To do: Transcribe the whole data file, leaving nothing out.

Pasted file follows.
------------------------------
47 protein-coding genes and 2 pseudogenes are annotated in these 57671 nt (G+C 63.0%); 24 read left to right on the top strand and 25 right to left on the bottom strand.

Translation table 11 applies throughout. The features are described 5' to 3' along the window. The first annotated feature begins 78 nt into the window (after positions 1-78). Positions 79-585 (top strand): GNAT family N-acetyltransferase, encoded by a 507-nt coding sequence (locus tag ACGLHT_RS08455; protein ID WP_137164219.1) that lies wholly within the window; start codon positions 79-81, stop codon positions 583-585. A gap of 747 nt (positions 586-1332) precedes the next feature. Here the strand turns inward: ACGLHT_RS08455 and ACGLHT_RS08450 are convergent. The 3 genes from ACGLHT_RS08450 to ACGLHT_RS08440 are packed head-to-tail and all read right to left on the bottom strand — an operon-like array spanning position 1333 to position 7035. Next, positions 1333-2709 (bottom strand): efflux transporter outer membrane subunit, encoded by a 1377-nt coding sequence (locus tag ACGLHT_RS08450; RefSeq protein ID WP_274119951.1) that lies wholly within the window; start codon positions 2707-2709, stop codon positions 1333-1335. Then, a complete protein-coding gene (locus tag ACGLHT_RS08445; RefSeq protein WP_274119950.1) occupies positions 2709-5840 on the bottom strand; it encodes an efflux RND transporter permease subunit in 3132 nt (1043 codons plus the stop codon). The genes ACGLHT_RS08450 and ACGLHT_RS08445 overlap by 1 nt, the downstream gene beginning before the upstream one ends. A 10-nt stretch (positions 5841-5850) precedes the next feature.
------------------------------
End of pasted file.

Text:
47 protein-coding genes and 2 pseudogenes are annotated in these 57671 nt (G+C 63.0%); 24 read left to right on the top strand and 25 right to left on the bottom strand.

Translation table 11 applies throughout. The features are described 5' to 3' along the window. The first annotated feature begins 78 nt into the window (after positions 1-78). Positions 79-585 (top strand): GNAT family N-acetyltransferase, encoded by a 507-nt coding sequence (locus tag ACGLHT_RS08455; protein ID WP_137164219.1) that lies wholly within the window; start codon positions 79-81, stop codon positions 583-585. A gap of 747 nt (positions 586-1332) precedes the next feature. Here the strand turns inward: ACGLHT_RS08455 and ACGLHT_RS08450 are convergent. The 3 genes from ACGLHT_RS08450 to ACGLHT_RS08440 are packed head-to-tail and all read right to left on the bottom strand — an operon-like array spanning position 1333 to position 7035. Next, positions 1333-2709 (bottom strand): efflux transporter outer membrane subunit, encoded by a 1377-nt coding sequence (locus tag ACGLHT_RS08450; RefSeq protein ID WP_274119951.1) that lies wholly within the window; start codon positions 2707-2709, stop codon positions 1333-1335. Then, a complete protein-coding gene (locus tag ACGLHT_RS08445; RefSeq protein WP_274119950.1) occupies positions 2709-5840 on the bottom strand; it encodes an efflux RND transporter permease subunit in 3132 nt (1043 codons plus the stop codon). The genes ACGLHT_RS08450 and ACGLHT_RS08445 overlap by 1 nt, the downstream gene beginning before the upstream one ends. A 10-nt stretch (positions 5841-5850) precedes the next feature.